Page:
The Kamasutra or Kama Sutra is an ancient Indian Sanskrit treatise that enumerates as well as describes in detail the basic rules governing sensuous physical relationship, love and marriage between a couple as per the Hindu law. It is believed to have been penned by Indian scholar and Saint, Mallanaga Vatsyayana sometime in the 3rd century. However numerous scholars and authors across the globe have also studied and translated the Kama Sutra into different languages, which has only increased its popularity further.
History & Origin of Kamasutra
Interestingly, a number of stories associated with the origin and history of the Kamasutra can be found in the old Indian scriptures. One such theory holds that the Kama Sutra collection was bestowed upon mankind by the doorkeeper of Indian God Shiva i.e. Nandi, the sacred bull. This happened after he heard the god Shiva and his wife, Parvati when they were making love. The episode so inspired the sacred bull Nandi that it made utterance that got later recorded and passed down to human beings for procreation and well-being.
Yet another story associated with the Kamasutra history is that it was Indian deity Prjapati, who was long held as god of creation, who declared the 10,000 chapters of the Kamasutra. Later Lord Shiva assembled these 10,000 chapters together, which were further compressed down to 500 chapters by Shvetaketu, who was a teacher of philosophy and Sage Uddalaka’s son. The role played by Vatsyayana was to transcribe the Kamasutra in Sanskrit language in the form of Sutras.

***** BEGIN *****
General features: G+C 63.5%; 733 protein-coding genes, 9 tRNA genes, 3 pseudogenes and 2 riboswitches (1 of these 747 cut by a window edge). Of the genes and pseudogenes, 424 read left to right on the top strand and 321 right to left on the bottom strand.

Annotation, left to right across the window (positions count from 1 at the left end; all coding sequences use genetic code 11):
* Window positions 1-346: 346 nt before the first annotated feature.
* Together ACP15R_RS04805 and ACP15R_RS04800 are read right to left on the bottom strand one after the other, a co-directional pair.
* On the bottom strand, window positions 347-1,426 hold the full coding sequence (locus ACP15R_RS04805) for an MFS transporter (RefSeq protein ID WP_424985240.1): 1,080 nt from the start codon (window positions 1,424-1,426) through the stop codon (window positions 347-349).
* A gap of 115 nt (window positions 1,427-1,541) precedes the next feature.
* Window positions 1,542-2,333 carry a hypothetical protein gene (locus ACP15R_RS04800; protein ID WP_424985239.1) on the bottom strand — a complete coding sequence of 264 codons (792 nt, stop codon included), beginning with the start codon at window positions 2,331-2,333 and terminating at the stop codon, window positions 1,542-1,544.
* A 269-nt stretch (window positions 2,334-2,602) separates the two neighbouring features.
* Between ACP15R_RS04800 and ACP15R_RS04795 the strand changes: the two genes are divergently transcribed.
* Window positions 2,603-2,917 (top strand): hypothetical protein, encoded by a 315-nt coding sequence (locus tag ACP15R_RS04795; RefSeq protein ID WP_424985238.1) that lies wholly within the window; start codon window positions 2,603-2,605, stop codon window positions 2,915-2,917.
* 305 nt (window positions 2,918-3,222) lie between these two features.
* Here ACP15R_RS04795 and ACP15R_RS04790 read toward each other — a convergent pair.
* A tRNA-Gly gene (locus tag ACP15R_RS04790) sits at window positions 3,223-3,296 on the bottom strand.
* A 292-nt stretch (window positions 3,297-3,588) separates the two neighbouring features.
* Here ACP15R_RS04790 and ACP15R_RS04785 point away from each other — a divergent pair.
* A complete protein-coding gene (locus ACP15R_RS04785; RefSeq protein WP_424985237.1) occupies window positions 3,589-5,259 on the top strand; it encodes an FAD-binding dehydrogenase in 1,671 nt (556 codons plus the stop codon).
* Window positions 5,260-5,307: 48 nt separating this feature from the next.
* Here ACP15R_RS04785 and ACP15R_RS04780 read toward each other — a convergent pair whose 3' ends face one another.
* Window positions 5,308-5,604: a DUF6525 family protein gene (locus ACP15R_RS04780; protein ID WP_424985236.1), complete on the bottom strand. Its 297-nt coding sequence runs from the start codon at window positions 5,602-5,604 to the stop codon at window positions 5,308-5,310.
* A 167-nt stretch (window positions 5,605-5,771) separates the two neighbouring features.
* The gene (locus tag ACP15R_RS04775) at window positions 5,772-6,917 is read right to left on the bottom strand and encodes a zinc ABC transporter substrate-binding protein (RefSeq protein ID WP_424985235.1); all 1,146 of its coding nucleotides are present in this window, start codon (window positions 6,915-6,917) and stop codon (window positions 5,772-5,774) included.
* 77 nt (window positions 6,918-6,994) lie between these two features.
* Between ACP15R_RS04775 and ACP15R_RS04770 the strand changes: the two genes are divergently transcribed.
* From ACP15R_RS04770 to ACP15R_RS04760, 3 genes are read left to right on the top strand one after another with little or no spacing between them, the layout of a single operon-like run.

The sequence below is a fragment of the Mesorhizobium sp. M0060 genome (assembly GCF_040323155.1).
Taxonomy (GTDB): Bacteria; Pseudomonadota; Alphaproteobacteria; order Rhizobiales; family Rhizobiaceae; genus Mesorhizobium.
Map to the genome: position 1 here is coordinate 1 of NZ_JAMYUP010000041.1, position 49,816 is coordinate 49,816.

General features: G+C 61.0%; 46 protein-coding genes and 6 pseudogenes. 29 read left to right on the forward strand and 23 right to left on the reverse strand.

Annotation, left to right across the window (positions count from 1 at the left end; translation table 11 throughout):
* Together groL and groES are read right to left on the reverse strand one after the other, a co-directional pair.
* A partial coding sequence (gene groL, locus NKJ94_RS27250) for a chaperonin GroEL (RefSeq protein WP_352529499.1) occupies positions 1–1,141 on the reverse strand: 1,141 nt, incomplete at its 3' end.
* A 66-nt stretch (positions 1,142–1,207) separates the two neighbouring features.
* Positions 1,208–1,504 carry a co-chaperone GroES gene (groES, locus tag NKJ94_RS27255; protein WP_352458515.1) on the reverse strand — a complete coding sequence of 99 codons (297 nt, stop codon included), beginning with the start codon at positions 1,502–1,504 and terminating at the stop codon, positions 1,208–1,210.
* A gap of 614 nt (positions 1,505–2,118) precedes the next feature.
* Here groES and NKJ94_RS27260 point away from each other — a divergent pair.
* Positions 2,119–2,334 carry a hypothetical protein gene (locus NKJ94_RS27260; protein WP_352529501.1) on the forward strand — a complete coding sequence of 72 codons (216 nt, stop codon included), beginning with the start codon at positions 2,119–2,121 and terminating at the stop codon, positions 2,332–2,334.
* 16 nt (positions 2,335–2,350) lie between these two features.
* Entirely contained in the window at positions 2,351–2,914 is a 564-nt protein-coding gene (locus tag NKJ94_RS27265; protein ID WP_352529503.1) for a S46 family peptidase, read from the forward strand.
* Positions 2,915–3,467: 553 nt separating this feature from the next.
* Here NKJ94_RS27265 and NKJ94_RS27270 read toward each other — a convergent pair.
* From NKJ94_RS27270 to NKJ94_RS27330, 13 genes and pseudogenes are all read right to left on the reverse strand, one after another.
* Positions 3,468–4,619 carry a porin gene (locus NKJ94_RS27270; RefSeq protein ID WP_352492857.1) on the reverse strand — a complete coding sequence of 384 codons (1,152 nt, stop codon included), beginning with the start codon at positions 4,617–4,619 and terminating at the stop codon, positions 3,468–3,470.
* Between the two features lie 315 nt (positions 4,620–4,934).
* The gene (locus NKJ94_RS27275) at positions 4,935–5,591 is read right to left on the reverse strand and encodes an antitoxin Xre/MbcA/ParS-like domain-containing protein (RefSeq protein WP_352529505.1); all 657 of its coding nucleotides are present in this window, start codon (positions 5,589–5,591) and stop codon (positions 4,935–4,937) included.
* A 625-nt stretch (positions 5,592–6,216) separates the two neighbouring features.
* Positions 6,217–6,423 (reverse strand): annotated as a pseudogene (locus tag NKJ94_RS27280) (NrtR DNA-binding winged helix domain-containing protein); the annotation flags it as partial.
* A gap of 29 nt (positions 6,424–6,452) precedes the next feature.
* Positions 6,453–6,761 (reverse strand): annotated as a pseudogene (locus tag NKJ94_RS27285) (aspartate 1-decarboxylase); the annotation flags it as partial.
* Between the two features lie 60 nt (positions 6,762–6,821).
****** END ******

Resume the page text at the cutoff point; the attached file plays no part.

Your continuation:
Philosophy of Kama Sutra
What many people do not know is that the Kama Sutra was not written by Mallanaga Vatsyayana simply for titillating purpose as it also has a philosophical viewpoint to it. This sensuous treatise Kama Sutra, infact, is an integral part of a larger collection of ancient Indian texts originally religious in essence called the Kama Shastra meaning Discipline of Kama (Hindu god of love). Despite the essence of the treatise being sensuous, Kamasutra ascribed to religious faith and tradition of the Hindu system.
Ancient Indian texts describe achievement of Dharma (religion), Arth (Wealth), Kama (pleasures) and Moksha (salvation) as four basic goals governing the three distinct stages of human life – childhood, youth and old age. Vatsyayana instructs that a sensible and righteous man must segregate his lifetime wisely so that he can practice religion, wealth as well as carnal pleasures. He, however, also warned that humans should be careful about not letting one infringe or encroach upon the other. And it is basically the information about carnal pleasures that Vatsyayana provided in the Kamasutra.